The wonderful Leon Garfield spent the 1970's writing wildly inventive litaterature for children, and "Black Jack" is his masterpiece. Funny, frightening, and ultimately a deeply touching love story, this terrific little novel is perfect for young adults or intelligent pre-teens.
The plot, such as it can be described, concerns a young boy named Tolly who inadvertently revives a notorious murderer who has just been hanged in the village gallows. The criminal, a fearsome giant nick-named Black Jack, promptly coerces Tolly into a life of crime, very much against the will of the decently noble young man.
Thereafter the novel builds steam as Jack and Tolly meet up with an escaped asylum inmate, join a carinval troupe, encounter various eccentrics and villians and finally witness the end of the world (well, sort off). The final thunder-bolt of an ending is almost unbearingly suspenseful and leaves the reader breathless.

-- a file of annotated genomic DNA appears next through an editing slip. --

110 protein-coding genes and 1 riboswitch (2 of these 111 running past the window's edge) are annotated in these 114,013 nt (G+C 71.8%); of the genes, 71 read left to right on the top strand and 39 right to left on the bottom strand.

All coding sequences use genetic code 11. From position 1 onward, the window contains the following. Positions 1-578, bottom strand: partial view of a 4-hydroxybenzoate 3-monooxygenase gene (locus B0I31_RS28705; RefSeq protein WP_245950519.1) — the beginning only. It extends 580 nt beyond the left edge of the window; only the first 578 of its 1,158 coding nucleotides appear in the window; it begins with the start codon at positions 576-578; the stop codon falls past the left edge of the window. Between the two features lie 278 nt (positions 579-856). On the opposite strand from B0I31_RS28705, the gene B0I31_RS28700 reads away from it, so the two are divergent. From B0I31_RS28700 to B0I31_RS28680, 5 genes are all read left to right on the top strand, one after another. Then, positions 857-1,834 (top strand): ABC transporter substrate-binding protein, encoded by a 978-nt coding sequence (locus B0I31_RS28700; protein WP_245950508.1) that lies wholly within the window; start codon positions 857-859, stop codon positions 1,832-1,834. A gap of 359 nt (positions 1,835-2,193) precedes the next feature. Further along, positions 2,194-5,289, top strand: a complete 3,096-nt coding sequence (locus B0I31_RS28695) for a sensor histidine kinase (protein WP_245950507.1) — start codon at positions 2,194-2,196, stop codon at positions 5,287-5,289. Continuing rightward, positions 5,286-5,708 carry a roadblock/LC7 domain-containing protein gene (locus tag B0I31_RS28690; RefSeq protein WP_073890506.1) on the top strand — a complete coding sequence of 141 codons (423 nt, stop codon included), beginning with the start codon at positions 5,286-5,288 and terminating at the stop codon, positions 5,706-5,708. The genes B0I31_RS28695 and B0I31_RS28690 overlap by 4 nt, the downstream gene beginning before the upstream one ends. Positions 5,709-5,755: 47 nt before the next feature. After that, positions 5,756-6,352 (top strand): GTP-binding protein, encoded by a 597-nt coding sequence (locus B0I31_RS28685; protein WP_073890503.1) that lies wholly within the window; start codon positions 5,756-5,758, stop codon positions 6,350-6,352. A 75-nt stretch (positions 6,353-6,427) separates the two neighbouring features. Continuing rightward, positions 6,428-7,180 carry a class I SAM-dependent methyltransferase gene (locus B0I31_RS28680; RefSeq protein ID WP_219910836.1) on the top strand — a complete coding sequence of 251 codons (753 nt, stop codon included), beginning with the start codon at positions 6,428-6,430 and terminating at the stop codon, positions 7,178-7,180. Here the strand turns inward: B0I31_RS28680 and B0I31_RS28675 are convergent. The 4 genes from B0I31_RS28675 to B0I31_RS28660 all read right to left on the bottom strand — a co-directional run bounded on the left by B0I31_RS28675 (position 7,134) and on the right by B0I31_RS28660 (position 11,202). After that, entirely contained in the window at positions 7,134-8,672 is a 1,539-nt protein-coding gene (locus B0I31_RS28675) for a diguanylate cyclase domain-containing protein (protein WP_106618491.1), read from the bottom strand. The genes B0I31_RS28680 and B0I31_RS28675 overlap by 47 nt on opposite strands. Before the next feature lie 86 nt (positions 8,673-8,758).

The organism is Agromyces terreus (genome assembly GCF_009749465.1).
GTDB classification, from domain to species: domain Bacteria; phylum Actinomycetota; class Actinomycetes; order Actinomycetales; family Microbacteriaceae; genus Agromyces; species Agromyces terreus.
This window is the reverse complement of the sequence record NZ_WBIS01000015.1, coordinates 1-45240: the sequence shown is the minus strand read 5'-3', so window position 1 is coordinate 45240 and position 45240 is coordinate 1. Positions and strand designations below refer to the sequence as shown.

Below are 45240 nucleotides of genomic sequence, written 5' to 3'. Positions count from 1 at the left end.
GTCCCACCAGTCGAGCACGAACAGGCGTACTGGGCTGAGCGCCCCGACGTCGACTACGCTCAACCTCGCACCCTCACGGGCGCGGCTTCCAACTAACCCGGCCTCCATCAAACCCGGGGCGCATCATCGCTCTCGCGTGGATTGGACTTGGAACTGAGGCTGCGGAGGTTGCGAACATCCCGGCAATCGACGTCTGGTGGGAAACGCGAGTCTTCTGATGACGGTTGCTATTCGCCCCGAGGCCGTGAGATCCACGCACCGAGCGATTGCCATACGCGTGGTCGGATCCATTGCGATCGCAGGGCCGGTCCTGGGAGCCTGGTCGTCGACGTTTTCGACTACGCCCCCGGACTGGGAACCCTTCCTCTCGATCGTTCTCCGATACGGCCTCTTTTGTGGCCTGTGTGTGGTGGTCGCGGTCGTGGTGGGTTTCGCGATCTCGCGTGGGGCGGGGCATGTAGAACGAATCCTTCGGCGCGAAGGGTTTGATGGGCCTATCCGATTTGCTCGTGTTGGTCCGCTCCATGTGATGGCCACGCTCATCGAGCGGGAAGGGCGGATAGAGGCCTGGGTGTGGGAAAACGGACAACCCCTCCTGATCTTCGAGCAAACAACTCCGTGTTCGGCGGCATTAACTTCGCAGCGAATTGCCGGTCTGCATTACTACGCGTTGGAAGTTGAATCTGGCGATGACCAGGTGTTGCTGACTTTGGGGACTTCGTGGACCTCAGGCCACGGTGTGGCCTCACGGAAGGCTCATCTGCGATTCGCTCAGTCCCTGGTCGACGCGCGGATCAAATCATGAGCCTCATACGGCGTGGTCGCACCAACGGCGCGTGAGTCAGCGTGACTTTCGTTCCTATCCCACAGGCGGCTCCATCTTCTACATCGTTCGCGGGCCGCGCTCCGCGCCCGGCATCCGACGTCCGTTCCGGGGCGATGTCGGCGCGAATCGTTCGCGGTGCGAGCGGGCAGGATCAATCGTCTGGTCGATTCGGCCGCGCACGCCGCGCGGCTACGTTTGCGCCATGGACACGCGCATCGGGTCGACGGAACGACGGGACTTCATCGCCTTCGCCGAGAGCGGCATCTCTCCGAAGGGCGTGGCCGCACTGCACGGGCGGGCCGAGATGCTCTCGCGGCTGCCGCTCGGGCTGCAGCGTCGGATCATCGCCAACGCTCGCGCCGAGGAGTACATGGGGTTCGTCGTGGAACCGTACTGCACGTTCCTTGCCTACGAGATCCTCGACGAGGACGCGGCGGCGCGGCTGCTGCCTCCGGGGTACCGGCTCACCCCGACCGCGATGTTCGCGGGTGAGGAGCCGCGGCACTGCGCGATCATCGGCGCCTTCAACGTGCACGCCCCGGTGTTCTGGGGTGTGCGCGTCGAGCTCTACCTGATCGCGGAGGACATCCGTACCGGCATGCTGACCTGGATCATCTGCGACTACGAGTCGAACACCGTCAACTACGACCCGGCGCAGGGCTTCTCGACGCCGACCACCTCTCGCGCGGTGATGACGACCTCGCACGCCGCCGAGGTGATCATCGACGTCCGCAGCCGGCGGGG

As always, the fun of Garfield's writing is his ability to stack surprise after surprise without loosing credibilty. Despite the crazy goings-on , Garfield always makes his characters seem like real people and their development over the course of the book is complex and moving. If you enjoy intriguing stories with superb dialogue and wild plot twists, don't hesitate to buy "Black Jack". If you like this novel I also recommend Garfield's "The Strange Affair of Adelaide Harris" (which introduces one of his finest literary creations, best friends Bostock and Harris) and "John Diamond".
Every serious reader (and especially writers!) owe it to themselves to discover the genius of Leon Garfield, and "Black Jack" is a great place to start.